Irving Penn (1917-2009) was born in Plainfield, New Jersey. From 1934–38, he studied design with Alexey Brodovitch at the Philadelphia Museum School of Industrial Art. Following a year painting in Mexico, he returned to New York City and began working at Vogue magazine in 1943, where Alexander Liberman was art director.
Penn photographed for Vogue and commercial clients in America and abroad for nearly 70 years. Whether an innovative fashion image, striking portrait or compelling still life, each of Penn’s pictures bears his trademark style of elegant aesthetic simplicity.
In addition to his editorial and advertising work, Penn was also a master printmaker. Beginning in 1964, he pioneered a complex technique for making platinum-palladium prints, a 19th century print process to which he applied 20th century materials.
The first retrospective of Penn’s work was organized by the Museum of Modern Art in New York in 1984. Following the landmark exhibition, he resumed painting and drawing as a full-fledged creative endeavor. Until his death in 2009, his innovative photographs continued to appear regularly inVogue, and his studio was busy with assignments and experimental personal work.
Recent exhibitions include Irving Penn: Beyond Beauty at the Smithsonian American Art Museum, Washington, D.C. (2015-16) and Irving Penn: Centennial at The Metropolitan Museum of Art, New York (2017).
Pace Gallery is honoured to present the first solo exhibition in Hong Kong dedicated to internationally-renowned artist Irving Penn, on view at Pace’s H Queen’s gallery from January 25–March 7, 2019. Featuring thirty photographs drawn from the collection of The Irving Penn Foundation, the exhibition will showcase a selection of the artist’s most iconic works in fashion photography, portraiture, nudes, and still life from four decades of his career. In addition to Penn’s photographs, the show will feature two of the artist’s mixed-media paintings, also drawn from the Foundation’s collection. Making their premiere in Asia following a debut exhibition at Pace in New York in fall 2018, these late paintings reveal the artist’s largely-unknown experimentation in the medium. An opening reception for the exhibition will be held at 80 Queens Road Central, 12/F from 6 to 8 PM on Thursday, January 24.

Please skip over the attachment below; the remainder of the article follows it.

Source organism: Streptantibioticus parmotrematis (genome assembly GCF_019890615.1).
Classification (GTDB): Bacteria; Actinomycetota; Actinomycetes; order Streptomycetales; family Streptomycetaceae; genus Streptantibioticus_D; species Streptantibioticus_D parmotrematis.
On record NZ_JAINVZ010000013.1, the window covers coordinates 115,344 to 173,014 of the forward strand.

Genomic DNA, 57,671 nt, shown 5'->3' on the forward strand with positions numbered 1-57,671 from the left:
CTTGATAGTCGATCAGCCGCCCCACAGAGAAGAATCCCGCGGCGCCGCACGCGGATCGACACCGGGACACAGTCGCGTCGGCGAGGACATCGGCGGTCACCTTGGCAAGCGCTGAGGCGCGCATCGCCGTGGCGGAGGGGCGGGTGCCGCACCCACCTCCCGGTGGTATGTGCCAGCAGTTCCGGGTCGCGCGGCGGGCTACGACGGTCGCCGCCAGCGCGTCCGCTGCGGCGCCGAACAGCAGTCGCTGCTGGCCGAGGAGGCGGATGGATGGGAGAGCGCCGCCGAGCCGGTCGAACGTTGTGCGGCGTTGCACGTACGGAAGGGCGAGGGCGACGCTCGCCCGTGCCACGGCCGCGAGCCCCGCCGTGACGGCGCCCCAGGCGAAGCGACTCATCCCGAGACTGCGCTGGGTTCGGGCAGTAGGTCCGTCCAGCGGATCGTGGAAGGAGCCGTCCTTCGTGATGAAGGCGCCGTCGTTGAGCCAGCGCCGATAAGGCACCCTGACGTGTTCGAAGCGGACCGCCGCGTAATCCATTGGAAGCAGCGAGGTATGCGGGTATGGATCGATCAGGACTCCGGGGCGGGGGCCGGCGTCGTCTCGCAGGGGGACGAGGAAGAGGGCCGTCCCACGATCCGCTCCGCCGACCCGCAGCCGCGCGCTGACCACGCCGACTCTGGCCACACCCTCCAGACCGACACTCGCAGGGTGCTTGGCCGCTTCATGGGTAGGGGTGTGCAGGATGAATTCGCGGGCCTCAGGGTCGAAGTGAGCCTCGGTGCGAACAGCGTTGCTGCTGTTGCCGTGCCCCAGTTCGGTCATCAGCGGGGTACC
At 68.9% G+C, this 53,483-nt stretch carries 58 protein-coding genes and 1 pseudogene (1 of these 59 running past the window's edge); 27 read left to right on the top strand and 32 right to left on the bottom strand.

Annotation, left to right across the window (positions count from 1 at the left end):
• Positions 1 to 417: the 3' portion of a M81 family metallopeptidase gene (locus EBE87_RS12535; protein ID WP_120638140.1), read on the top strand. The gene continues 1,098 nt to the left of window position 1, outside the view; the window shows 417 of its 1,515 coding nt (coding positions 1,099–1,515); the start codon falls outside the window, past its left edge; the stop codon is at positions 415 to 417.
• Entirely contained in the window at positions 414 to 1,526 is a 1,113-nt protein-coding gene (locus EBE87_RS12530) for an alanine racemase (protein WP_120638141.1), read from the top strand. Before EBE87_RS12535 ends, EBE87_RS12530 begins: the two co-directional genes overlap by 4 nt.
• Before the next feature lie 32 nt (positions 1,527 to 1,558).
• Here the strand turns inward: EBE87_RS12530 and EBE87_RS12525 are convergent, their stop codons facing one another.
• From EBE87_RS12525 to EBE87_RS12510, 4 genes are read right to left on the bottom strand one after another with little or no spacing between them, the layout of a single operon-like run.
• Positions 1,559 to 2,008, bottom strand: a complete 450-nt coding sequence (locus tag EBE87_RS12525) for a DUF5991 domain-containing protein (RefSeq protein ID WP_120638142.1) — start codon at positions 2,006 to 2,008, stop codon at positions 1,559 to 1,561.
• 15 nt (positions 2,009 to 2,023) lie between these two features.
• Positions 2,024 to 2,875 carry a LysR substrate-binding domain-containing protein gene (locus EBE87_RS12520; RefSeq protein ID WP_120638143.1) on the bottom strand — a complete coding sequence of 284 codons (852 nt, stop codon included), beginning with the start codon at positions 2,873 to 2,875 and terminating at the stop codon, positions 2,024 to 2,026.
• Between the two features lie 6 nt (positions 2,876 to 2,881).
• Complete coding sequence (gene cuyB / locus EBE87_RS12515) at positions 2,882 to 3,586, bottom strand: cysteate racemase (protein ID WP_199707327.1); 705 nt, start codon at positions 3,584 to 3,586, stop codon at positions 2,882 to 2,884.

One of the most esteemed artists of the twentieth century, Penn reinvented fashion photography through his long career atVogue.His use of a concise, smooth style and stark black and white colour palette marked an innovative shift from the ornate settings that had previously defined the genre. The exhibition features several photographs from Penn’s time atVogue,including:The Tarot Reader (Jean Patchett & Bridget Tichenor) (1949),Velvet Helmet Hat (Sue Jenks) (1949),Black and White Fashion with Handbag (Jean Patchett) (1950),Long Sleeve (Sunny Harnett) (1951), andBalenciaga Rose Dress(1967). Other notable highlights of the show include portraits of seminal creative figures, such as Francis Bacon, Truman Capote, Marcel Duchamp, Georgia O’Keefe, and Pablo Picasso—all of which underscore Penn’s singular talent and innate sensitivity in capturing the essence of the sitter through photography. In addition to these larger bodies of work, the exhibition will present a selection of Penn’s nudes, still lifes, ethnographic portraits, and several pieces from hisCigaretteseries from 1972—a series that marked a turning point in Penn’s platinum-palladium printing technique that reached new levels of detail and texture.
Whileinternationally renowned for his work as a photographer, Penn initially set out to be a painter and this exhibition will feature a small selection of paintings he made at the end of his career, includingAfrican Village (2005) andUntitled (2006).In an evolution of his platinum-palladium printing technique for photography, many of Penn’s paintings commenced with the artist creating a drawing in graphite or ink, which he would then photograph, enlarge, and print to emphasize his lines’ graphic style. Drawing inspiration from leading 20th century figures such as Henri Matisse, Giorgio Morandi, and Fernand Léger, Penn’s textured, often verging on abstract, paintings deviate from the striking and smooth style of his photographs yet share in similar printing techniques and bold character. As his painting practice evolved in the early 2000s, Penn began to forego the printing step, painting more directly and freely, as evidenced in the fluid expressiveness of the paintings on view in this exhibition.